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NEWS | Nov. 20, 2020

Slowing the spread of COVID-19 in Hawaii military communities

By Amber Kurka Public Health Command-Pacific

Over the last few weeks, new COVID-19 cases throughout the United States have undergone a staggering increase.

However, here in Hawaii, Department of Defense contact tracers stand ready to respond to potential COVID-19 surges within military communities.

According to the Centers for Disease Control and Prevention, contact tracing is key to slowing the spread of COVID-19. Contact tracing helps protect individuals, families, and local communities by letting people know they may have been exposed to COVID-19 and should monitor their health for signs and symptoms of the virus.

As part of a joint public health working group, DoD public health officials have been working to train service members and civilian employees on how to conduct contact tracing on Oahu to help slow the spread of the virus.

To help in the fight, Public Health Command-Pacific and Tripler Army Medical Center have been leading the way since the end of April to ensure Army units have trained Soldiers that are ready to respond as contact tracers in the event of a COVID-19 positive case or close contact within their unit.

The CDC defines a close contact as anyone who was within six feet of an infected person for 15 minutes or more. The CDC warns that an infected person can spread COVID-19 starting from 48 hours (or two days) before the person has any symptoms or tests positive for COVID-19, making the need to have trained contact tracers extremely important to slow the spread of the virus.

“Contact tracing is important because an individual may be exposed to the virus, and if positive, that person may unknowingly spread it to others,” explained Lt. Col. Ronald Cole, Public Health Command-Pacific’s Human Health Services director. “It is crucial to catch the number of exposures as quickly as possible. If we do not capture the exposure in time, one person with the virus can become five people, and five people can become 25, and so on.”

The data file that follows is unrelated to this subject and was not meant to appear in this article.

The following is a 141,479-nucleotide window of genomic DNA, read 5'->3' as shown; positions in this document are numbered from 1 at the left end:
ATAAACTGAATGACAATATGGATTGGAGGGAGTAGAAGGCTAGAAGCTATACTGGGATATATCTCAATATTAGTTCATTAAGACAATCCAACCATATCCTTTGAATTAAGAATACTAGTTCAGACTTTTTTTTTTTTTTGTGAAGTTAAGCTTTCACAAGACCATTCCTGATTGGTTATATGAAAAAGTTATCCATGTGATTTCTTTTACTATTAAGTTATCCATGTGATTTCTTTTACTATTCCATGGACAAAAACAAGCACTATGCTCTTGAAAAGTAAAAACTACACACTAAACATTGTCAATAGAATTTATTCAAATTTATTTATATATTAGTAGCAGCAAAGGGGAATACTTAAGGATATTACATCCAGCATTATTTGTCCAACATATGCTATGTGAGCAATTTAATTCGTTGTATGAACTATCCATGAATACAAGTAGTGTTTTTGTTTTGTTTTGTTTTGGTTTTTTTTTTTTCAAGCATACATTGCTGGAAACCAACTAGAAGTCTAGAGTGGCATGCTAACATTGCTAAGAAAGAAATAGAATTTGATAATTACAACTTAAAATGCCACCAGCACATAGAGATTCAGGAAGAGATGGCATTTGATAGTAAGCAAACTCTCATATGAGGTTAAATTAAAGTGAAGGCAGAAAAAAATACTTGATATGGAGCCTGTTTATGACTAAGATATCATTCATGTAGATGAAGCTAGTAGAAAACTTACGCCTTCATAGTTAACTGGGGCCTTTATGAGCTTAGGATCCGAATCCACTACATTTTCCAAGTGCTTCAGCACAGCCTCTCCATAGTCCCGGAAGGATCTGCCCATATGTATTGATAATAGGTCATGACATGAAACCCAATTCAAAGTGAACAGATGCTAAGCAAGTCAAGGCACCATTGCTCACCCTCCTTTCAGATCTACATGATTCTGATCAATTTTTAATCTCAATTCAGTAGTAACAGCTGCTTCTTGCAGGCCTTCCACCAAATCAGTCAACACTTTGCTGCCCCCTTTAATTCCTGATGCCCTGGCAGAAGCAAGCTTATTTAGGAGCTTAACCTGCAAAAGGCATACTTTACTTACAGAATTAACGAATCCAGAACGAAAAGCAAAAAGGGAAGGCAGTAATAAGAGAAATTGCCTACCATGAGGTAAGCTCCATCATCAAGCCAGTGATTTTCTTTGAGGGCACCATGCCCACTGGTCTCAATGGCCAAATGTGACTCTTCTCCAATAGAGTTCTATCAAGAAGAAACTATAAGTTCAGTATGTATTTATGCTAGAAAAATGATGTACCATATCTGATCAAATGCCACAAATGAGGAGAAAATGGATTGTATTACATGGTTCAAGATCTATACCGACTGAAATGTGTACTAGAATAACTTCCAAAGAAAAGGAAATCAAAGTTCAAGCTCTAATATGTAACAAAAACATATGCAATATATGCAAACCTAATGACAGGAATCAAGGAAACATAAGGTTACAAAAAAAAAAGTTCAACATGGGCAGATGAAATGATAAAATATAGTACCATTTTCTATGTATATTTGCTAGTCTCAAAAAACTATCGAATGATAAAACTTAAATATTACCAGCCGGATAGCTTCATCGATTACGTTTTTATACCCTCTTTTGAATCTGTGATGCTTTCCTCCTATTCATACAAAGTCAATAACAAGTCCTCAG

To help in this effort, Army Public Health experts rely on Soldiers from organizations like the 25th Infantry Division to help trace down contacts that may have been exposed to the virus.

“Last spring, we collaborated with the 25th ID to provide ‘contact tracing 101’ to 90% of the units at Schofield Barracks,” explained Capt. Everline Atandi, a Tripler Army Medical Center Public Health nurse. “By having trained contact tracers within Army units, we are able to quickly reach out to Soldiers and beneficiaries and to also report cases to the Hawaii Department of Health and Army in a timely manner.”

To be as timely as possible trained Soldiers begin the contact tracing process as soon as someone is identified as COVID-19 positive or a is close contact.

“Contact tracers reach out to positive COVID cases, along with their close contacts, to make sure that they receive the information they need,” explained Atandi. “They explain to the contact whether they need to isolate or quarantine, while also providing preventive information to keep the spread from happening.”

For military communities, this is extremely important in order to ensure the health of the force and mission readiness.

“We have to always maintain our number one priority, readiness,” said Cole. “Contact tracing enhances the mission by reducing the number of exposures and ensuring our warfighters are healthy to deploy and fight our nation’s wars.”

While contact tracing is key to slowing the spread of the virus, the CDC states that contact tracing works best with everyday preventive actions, such as washing your hands, avoiding close contact with people outside your home, covering your mouth and nose with a mask when around others, covering coughs and sneezes, and by cleaning and disinfecting frequently touched surfaces daily.

“I want the military community to understand that people still need to follow public health guidelines,” said Atandi. “When health officials say wear a mask, wear a mask. When they say wash your hands, wash your hands. When they say we need to not gather in large groups, we need to not gather in large groups. People need to listen to the reliable information that is being put out there.”

While the holiday season quickly approaches and more tourists flock to the islands, Cole remains optimistic that military contact tracers will be able to combat potential surges within military communities on Oahu.

“Since we have been focused on increasing our number of contact tracers, I am confident that we will be able to handle an increase in cases here in Hawaii,” said Cole. “Since the start of the pandemic we’ve streamlined a lot of information and we are increasing our process to be able to capture any potential COVID contacts or cases from its inception. This fall and winter, contact tracing will be at the forefront, catching potential infected cases before they test positive.”

While the military is ready to respond to an increase in cases, both Cole and Atandi agreed that now is not the time to stop following public health guidelines.

“Military health officials are doing their best to keep everyone safe,” said Cole. “Even though it seems hard to want to follow public health guidelines all of the time, it’s in the best interest of the community and all involved so that we can return to enjoying the beautiful islands of Hawaii. We must all continue to do our part to slow the spread.”